Moreover, upon compiling a buyer list (i.e. the potential acquirers that have expressed interest in participating in the sale process), the investment bank is also responsible for vetting each buyer’s profile, namely its ability to pay.

Similar to the seller of a home, the investment bank seeks to trim the list and filter out any buyers with:

  • Inadequate Funding (e.g. Minimal Deployable Capital)
  • Bad Creditability (i.e. History of Incomplete Deals)
  • No Tangible Progress in Proof of Financing (e.g. Commitment Letters)

Causes of Failed M&A Deals: Commitment Letter

On the sell-side, the offer price is one of the main considerations as the process drags on – however, an offer must be backed by documents proving the bid amount can actually be financed.

Otherwise, the seller might receive an offer (i.e. valuation) that prioritizes that buyer, only to later find out that the buyer does not have enough capital to complete the deal.

In the meantime, other more serious bidders may be neglected due to lower offer prices and may even be removed from the process entirely.

Therefore, to prevent such circumstances that would lead to a “broken deal,” M&A advisors request documentation from all buyers on how they intend to fund the transaction, such as:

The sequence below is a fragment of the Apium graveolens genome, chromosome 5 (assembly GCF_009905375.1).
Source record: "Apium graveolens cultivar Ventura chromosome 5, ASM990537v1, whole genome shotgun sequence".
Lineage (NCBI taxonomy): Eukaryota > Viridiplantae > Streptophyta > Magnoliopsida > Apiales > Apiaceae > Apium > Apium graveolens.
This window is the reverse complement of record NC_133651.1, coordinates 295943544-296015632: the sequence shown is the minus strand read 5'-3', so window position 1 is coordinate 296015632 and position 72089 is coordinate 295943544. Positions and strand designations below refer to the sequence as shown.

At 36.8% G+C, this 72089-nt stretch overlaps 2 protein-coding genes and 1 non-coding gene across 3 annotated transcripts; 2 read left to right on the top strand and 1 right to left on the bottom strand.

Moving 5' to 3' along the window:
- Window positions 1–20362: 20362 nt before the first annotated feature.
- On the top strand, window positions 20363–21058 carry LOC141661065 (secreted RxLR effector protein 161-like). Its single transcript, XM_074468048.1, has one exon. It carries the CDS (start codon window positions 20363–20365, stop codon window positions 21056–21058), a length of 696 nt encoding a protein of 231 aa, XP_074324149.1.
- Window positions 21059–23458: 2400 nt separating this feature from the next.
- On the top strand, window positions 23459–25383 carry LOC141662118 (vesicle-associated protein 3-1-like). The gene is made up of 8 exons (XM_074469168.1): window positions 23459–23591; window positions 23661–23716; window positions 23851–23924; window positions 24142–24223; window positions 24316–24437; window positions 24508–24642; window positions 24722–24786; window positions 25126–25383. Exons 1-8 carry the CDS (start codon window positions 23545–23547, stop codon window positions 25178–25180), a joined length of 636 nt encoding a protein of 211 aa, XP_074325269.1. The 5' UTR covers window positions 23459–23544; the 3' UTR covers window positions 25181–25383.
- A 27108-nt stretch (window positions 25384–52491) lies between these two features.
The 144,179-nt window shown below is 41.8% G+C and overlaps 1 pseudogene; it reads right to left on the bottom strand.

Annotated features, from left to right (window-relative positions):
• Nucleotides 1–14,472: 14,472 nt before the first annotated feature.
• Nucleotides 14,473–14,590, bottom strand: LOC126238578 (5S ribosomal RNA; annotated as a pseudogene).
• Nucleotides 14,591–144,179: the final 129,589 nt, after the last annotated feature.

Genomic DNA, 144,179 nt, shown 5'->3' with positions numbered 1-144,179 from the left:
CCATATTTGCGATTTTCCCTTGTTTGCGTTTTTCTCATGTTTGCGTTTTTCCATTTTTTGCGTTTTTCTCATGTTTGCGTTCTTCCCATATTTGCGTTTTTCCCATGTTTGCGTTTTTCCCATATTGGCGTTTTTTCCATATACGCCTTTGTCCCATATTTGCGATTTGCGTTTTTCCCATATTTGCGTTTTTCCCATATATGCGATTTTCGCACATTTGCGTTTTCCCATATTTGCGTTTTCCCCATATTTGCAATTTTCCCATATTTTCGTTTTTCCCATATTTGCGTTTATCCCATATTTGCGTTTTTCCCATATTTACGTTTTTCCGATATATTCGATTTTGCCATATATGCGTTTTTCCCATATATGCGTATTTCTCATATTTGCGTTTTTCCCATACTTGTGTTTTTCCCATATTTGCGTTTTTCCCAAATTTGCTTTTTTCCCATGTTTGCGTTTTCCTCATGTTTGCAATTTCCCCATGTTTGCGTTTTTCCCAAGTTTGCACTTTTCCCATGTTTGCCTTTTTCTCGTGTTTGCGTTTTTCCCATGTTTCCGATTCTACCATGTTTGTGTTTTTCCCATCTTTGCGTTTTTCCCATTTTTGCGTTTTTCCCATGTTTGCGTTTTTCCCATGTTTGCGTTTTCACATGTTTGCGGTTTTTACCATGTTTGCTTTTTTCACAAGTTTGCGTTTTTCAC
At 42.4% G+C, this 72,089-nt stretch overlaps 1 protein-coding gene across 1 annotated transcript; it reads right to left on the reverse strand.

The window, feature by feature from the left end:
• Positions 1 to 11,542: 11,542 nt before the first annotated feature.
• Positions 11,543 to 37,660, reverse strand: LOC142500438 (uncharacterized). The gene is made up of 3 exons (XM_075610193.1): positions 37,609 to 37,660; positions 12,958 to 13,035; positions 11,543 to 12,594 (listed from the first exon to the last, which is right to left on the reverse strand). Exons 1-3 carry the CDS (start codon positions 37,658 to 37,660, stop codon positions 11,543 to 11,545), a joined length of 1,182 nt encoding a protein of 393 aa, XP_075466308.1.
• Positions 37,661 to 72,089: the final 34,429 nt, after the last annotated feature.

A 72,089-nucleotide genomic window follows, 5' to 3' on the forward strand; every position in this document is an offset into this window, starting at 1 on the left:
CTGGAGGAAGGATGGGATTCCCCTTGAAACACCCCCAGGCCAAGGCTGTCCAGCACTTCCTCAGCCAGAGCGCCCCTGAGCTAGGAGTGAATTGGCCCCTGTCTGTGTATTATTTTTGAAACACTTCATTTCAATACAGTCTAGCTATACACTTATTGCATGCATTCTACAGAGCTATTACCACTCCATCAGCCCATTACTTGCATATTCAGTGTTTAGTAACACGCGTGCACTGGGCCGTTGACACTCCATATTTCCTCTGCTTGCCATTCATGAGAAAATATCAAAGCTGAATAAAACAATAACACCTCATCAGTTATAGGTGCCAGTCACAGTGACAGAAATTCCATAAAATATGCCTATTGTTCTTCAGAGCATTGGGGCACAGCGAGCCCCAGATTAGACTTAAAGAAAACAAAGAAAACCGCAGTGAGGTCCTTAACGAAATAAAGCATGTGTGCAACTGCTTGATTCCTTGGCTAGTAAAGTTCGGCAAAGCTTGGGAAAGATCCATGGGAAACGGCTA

• Financial Statements – i.e. Cash Balance in Bank
  • Commitment Letter from Lenders
  • Appraisals from Independent Accountants and/or Valuation Firms

Failed M&A transactions can be attributable to a lack of buyer interest in the market, among other factors.

Yet one major sell-side risk to look out for is bids from buyers with inadequate funding sources (e.g. cash, equity, debt).

Proof of Funds Letter (POF) and Buyer Profile

Financial Buyer vs. Strategic Buyer in M&A

When financing acquisitions, proof of fund letters (POF) pertain more to financial buyers due to their increased reliance on debt.

  • Financial Buyer: For example, a private equity firm could fund a leveraged buyout (LBO) with 50% to 75% of the purchase price comprised of debt – and the remainder coming from an equity contribution which consists of capital raised from its limited partners (LPs).